How can libraries help welcome new Californians?
Over the past six months, a group of ten dedicated and imaginative programming librarians from across the state have been thinking hard about this question. With support from California Humanities staff and consultants, the Library Innovation Lab participants have been actively conducting research to uncover the needs and concerns of recent immigrants in their communities. In late June, the cohort gathered in Los Angeles for a 2-day convening to share what they have learned and how they plan to respond through a variety of innovative public humanities programs.
Among the projects envisioned are a Moth-like live storytelling evening featuring immigrant voices in Fresno, the use of Virtual Reality technology to enable immigrants to “revisit” their old homes and share stories and memories with friends, family, and neighbors in Chula Vista, and a bilingual community-wide read in the East Bay that will address the heightened sense of fear many immigrants are currently experiencing. Stay tuned for more information about all ten exciting programs. Activities will begin this summer and extend through the fall, with information available on our online calendar.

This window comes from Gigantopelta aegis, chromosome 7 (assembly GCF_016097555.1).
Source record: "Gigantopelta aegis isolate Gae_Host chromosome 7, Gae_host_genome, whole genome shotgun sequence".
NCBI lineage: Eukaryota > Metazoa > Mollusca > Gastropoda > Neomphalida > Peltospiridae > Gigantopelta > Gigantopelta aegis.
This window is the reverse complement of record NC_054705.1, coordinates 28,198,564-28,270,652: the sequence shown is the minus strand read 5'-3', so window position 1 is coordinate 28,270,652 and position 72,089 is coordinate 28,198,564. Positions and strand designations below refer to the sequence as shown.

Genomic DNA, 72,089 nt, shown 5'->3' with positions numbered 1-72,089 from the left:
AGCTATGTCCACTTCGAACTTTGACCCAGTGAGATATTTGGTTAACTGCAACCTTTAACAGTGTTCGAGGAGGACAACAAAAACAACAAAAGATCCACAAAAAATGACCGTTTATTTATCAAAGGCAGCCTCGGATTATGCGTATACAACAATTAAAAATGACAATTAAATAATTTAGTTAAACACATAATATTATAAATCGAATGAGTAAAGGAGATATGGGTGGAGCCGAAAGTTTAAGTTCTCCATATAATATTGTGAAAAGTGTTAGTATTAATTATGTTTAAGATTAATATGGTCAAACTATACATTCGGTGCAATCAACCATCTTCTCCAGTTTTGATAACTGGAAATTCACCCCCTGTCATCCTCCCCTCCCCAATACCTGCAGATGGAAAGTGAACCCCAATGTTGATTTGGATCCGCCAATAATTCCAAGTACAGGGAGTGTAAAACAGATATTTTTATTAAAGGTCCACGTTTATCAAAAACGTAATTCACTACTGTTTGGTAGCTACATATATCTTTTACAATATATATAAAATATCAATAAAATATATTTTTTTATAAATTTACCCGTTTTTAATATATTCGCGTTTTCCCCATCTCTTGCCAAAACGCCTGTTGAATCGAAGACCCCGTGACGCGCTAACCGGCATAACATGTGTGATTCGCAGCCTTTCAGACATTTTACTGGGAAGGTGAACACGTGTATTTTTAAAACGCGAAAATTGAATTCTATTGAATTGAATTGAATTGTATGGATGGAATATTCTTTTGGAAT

Library Innovation Lab: Exploring New Ways to Engage California’s Immigrant Communities is a new pilot program of California Humanities that aims to strengthen library capacity to provide public humanities programs that will respond to the needs and circumstances of today’s immigrants and immigrant communities and foster more inclusive communities within our state. Ten libraries were selected to participate through an open call application process in fall 2016. Awards provide a package of training, support, and resources, including a $5,000 cash grant to support program-related activities.
For more information, contact Felicia Kelley, Project and Evaluation Director.